Lots of questions, thoughts, and ideas have popped into my head over the past few days about this.
Should the individual who is seeking help in hopes to get better put a notice somewhere on their blog about accepting honest critiques?
I don’t have any kind of notice on mine, (and maybe I should) … but I am always open to what people think, and their likes/dislikes with a image of mine.

Blogging is fun, … no doubt about that.
You meet a lot of people from all around the world, learning about their photography, where and how they live, learning about their families, cracking jokes, … but I think that there is less honesty when people leave comments about a image. Again, how are they to know what you want anyway?
If you truly want to get better with your photography, it is my opinion that a dedicated photography forum catering to the area of photography that you would like to persue, is without a doubt the way to go if you truly want to get better.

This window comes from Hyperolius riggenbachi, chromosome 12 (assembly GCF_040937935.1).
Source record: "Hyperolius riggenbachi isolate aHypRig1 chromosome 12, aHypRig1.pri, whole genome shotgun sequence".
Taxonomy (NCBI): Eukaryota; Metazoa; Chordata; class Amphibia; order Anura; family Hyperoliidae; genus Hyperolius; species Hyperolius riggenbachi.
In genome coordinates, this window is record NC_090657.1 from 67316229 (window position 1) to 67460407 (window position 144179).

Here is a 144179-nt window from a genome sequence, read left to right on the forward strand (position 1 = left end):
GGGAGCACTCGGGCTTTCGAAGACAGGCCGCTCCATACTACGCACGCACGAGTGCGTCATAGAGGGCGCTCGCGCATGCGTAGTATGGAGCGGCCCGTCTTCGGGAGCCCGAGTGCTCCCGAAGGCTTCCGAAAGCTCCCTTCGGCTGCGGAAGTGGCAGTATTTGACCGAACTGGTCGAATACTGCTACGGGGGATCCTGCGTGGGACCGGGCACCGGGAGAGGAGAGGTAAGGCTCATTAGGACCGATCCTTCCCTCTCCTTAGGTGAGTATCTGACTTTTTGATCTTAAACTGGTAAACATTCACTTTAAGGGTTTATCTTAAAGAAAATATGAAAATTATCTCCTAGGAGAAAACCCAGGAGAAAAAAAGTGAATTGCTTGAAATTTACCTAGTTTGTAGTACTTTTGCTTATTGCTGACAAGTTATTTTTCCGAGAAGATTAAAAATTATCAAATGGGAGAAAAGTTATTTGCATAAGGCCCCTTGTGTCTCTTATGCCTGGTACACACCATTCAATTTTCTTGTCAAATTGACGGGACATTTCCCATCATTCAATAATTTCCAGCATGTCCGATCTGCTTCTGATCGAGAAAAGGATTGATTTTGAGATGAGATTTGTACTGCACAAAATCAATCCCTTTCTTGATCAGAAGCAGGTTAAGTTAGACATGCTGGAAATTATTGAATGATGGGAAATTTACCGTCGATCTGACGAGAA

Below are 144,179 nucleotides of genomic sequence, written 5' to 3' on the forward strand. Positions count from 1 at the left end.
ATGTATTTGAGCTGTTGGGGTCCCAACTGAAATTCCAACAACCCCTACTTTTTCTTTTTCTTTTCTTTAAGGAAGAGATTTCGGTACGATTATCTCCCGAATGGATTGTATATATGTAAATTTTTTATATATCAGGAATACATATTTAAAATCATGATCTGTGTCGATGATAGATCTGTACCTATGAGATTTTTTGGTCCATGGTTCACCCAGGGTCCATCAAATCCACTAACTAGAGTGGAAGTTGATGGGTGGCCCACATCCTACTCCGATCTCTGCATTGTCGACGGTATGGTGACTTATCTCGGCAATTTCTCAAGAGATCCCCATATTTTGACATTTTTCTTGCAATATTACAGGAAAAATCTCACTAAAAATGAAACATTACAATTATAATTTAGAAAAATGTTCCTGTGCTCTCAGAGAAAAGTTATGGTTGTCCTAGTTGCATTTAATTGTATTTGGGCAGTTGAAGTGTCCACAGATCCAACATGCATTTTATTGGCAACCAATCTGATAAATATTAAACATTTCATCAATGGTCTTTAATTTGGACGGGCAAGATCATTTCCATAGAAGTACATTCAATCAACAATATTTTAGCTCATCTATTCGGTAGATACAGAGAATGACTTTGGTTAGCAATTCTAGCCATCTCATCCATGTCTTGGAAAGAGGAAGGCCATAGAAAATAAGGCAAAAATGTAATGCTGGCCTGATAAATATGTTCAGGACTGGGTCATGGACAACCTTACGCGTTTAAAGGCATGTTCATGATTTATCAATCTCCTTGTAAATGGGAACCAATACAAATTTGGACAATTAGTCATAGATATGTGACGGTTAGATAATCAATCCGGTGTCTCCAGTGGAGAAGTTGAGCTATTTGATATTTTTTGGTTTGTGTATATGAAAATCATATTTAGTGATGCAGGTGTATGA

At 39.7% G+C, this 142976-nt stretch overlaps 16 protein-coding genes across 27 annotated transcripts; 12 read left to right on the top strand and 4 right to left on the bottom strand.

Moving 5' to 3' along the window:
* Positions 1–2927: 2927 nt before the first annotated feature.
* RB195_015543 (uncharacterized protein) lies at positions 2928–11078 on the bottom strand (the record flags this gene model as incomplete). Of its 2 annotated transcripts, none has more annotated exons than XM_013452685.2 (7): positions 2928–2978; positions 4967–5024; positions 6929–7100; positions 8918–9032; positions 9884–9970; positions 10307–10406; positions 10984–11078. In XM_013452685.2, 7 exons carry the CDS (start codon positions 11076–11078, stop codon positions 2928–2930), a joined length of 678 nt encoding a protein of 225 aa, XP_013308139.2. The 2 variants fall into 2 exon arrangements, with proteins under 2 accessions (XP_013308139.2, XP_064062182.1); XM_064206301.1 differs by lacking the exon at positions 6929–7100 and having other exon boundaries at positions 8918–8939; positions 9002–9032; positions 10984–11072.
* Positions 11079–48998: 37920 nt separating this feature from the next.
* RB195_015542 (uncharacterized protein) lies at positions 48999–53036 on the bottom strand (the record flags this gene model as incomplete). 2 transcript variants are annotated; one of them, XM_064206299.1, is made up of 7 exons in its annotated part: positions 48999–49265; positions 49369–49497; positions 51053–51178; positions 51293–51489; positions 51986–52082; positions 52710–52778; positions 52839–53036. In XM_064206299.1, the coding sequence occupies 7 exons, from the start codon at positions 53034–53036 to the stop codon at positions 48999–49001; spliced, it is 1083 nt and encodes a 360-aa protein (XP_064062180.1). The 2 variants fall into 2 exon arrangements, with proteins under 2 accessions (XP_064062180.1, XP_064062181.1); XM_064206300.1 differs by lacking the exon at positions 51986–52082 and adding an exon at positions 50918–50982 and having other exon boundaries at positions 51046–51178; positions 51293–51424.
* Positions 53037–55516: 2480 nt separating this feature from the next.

Wedding Photography? There are forums out there!
Nature/Wildlife Photograhy? Plenty of fourms to choose from!
Street Photography? They are there!
And there are more!!

Think about it!
You just don’t know what type of critiques you are getting in the world of blogging even when you actually get one, … most of the time. There is no “law of the land” with critiques and blogging. The blogging world is usually known as the “say what the hell you want to say” type of place.
In a dedicated forum, and when you posts your images, you automatically are asking for honest critiques/feedback/opinions/help, and normally you are going to get them. How else are you to learn if you do not get honest critiques?
How else are you to learn if you do not learn how to give critiques?
There are many who get a bit intimidated in a forum where there are professionals or advanced amateurs posting also. I most certainly understand that feeling! But, do you think that many of these people came into these forums already highly advanced? I sure didn’t. In fact, I came in to these forums pretty much ignorant on the subject of nature photography! I asked for help right from the start, … and I got it! Boy did I ever get it! LoL!!!